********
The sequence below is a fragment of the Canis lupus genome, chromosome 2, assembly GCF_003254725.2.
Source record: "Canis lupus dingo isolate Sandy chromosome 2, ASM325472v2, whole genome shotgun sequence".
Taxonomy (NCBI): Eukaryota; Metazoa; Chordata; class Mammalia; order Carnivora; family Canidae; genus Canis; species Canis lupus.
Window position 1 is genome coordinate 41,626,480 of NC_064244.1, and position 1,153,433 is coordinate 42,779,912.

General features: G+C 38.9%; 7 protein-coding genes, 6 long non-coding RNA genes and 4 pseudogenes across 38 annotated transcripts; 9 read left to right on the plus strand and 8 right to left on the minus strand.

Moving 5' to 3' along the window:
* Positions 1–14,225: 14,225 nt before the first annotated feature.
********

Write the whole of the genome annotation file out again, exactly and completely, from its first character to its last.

The sequence below is a fragment of the Canis lupus genome, chromosome 2, assembly GCF_003254725.2.
Source record: "Canis lupus dingo isolate Sandy chromosome 2, ASM325472v2, whole genome shotgun sequence".
Taxonomy (NCBI): Eukaryota; Metazoa; Chordata; class Mammalia; order Carnivora; family Canidae; genus Canis; species Canis lupus.
Window position 1 is genome coordinate 41,626,480 of NC_064244.1, and position 1,153,433 is coordinate 42,779,912.

General features: G+C 38.9%; 7 protein-coding genes, 6 long non-coding RNA genes and 4 pseudogenes across 38 annotated transcripts; 9 read left to right on the plus strand and 8 right to left on the minus strand.

Moving 5' to 3' along the window:
* Positions 1–14,225: 14,225 nt before the first annotated feature.